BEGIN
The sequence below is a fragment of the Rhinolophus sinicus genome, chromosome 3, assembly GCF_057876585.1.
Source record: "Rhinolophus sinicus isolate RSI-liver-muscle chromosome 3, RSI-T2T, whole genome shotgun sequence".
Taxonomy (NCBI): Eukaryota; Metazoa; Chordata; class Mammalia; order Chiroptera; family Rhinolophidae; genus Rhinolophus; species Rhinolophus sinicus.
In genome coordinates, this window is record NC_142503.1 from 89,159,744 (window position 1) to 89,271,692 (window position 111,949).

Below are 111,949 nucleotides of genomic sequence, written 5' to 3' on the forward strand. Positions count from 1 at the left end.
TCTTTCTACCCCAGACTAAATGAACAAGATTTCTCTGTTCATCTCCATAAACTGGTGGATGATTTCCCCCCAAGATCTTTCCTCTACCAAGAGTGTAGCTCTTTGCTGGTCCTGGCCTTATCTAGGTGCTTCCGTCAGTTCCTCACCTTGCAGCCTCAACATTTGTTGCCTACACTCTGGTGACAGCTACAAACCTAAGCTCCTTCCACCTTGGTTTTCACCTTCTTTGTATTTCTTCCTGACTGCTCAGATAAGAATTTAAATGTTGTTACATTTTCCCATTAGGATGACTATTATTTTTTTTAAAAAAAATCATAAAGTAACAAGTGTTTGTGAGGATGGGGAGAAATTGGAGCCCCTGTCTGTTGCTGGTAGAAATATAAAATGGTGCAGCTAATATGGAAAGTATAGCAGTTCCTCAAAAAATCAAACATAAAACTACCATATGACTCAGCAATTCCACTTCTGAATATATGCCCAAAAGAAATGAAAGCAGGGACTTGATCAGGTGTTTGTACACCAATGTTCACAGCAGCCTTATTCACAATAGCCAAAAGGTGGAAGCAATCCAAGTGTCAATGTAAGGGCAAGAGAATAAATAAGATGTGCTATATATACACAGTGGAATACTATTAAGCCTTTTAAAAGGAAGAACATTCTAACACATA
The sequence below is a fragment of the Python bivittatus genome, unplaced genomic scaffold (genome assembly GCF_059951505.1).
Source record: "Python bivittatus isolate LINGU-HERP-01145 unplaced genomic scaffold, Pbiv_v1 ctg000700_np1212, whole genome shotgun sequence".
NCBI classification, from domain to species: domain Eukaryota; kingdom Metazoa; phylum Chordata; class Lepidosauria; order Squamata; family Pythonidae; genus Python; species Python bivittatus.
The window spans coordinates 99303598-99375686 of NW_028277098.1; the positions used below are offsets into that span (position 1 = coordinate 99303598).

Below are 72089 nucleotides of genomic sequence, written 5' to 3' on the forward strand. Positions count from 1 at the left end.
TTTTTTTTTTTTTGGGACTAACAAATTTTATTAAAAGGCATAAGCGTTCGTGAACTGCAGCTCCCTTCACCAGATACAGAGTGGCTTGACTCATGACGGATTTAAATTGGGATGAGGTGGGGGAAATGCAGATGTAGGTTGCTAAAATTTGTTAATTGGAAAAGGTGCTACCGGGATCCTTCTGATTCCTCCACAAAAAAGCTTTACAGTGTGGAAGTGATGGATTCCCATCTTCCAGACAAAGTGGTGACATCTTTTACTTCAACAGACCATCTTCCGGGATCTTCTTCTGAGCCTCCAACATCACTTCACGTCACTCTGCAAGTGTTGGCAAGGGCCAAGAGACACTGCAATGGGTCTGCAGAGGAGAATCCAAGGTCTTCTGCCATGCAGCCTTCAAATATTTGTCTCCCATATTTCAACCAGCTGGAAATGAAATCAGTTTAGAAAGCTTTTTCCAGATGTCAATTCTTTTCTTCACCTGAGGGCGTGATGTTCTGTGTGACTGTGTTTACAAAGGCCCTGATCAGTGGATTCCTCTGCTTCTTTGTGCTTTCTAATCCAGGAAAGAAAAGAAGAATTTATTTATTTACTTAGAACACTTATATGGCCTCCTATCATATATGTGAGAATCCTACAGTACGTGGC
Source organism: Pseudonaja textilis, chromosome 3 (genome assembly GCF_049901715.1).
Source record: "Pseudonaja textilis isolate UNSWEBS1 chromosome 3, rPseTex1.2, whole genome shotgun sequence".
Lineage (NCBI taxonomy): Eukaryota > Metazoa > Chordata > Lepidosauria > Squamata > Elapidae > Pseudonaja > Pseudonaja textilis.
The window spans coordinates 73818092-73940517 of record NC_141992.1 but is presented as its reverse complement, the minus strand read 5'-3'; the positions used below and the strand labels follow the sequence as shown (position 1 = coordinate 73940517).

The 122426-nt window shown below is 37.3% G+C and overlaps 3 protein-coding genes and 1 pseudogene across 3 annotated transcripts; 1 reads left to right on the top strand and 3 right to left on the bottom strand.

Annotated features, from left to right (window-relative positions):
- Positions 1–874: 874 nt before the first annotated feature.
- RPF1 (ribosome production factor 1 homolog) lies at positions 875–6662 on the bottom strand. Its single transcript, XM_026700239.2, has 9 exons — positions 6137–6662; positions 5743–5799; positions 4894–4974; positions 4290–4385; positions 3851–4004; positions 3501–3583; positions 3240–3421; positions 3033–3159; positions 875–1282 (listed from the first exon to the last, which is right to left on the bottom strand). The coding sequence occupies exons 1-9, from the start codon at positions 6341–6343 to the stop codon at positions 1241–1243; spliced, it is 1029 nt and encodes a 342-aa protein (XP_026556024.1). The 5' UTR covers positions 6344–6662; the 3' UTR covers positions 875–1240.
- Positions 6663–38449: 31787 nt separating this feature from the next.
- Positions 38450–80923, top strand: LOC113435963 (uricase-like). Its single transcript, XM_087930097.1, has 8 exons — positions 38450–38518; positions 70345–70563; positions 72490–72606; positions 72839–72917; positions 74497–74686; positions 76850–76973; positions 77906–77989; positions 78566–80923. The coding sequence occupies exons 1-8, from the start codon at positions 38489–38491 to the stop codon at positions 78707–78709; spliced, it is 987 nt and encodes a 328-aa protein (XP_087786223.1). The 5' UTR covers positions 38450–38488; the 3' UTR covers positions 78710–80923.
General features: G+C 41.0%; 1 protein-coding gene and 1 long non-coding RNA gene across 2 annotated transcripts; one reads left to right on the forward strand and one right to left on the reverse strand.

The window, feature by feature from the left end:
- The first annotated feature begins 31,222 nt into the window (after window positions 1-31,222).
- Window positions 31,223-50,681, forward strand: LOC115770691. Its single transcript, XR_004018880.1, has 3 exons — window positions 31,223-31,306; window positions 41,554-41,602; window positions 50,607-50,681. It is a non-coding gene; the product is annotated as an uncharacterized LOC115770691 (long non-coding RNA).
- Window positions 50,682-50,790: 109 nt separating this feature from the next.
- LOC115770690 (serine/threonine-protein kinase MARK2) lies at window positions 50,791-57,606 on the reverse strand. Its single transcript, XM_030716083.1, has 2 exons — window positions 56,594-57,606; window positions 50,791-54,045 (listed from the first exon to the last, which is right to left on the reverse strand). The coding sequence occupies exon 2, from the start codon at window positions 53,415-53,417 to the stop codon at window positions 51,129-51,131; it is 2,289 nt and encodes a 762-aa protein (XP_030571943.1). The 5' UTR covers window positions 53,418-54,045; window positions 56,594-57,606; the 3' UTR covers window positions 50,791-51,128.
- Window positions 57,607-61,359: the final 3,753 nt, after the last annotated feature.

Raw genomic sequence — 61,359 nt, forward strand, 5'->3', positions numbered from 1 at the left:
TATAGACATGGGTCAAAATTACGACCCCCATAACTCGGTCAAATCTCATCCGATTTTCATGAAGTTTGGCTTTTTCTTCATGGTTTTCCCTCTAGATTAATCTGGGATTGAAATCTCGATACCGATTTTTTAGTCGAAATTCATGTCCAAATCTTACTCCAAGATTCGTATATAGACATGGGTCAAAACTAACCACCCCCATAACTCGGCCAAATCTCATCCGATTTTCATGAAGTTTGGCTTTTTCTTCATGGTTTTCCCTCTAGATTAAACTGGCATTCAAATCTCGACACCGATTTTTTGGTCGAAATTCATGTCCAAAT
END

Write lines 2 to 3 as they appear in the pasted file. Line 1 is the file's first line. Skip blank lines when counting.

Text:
Source record: "Rhinolophus sinicus isolate RSI-liver-muscle chromosome 3, RSI-T2T, whole genome shotgun sequence".
Taxonomy (NCBI): Eukaryota; Metazoa; Chordata; class Mammalia; order Chiroptera; family Rhinolophidae; genus Rhinolophus; species Rhinolophus sinicus.